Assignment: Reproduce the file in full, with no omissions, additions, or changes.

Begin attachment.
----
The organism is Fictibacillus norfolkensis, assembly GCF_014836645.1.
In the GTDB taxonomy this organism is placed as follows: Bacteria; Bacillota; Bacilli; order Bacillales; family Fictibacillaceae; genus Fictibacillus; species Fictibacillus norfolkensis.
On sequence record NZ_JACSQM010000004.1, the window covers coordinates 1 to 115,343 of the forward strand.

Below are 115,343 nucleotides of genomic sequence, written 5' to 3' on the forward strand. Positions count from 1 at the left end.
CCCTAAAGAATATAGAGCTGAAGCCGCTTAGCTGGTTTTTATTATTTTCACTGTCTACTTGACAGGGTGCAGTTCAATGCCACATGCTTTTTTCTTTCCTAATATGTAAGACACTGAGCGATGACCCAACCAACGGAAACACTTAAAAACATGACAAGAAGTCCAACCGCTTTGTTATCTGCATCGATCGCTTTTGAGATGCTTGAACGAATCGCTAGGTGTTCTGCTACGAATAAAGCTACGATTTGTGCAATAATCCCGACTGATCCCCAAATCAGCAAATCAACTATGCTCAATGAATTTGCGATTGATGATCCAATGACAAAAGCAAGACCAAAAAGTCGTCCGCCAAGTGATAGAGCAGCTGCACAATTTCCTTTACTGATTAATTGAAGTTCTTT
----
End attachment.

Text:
The organism is Fictibacillus norfolkensis, assembly GCF_014836645.1.
In the GTDB taxonomy this organism is placed as follows: Bacteria; Bacillota; Bacilli; order Bacillales; family Fictibacillaceae; genus Fictibacillus; species Fictibacillus norfolkensis.
On sequence record NZ_JACSQM010000004.1, the window covers coordinates 1 to 115,343 of the forward strand.

Below are 115,343 nucleotides of genomic sequence, written 5' to 3' on the forward strand. Positions count from 1 at the left end.
CCCTAAAGAATATAGAGCTGAAGCCGCTTAGCTGGTTTTTATTATTTTCACTGTCTACTTGACAGGGTGCAGTTCAATGCCACATGCTTTTTTCTTTCCTAATATGTAAGACACTGAGCGATGACCCAACCAACGGAAACACTTAAAAACATGACAAGAAGTCCAACCGCTTTGTTATCTGCATCGATCGCTTTTGAGATGCTTGAACGAATCGCTAGGTGTTCTGCTACGAATAAAGCTACGATTTGTGCAATAATCCCGACTGATCCCCAAATCAGCAAATCAACTATGCTCAATGAATTTGCGATTGATGATCCAATGACAAAAGCAAGACCAAAAAGTCGTCCGCCAAGTGATAGAGCAGCTGCACAATTTCCTTTACTGATTAATTGAAGTTCTTT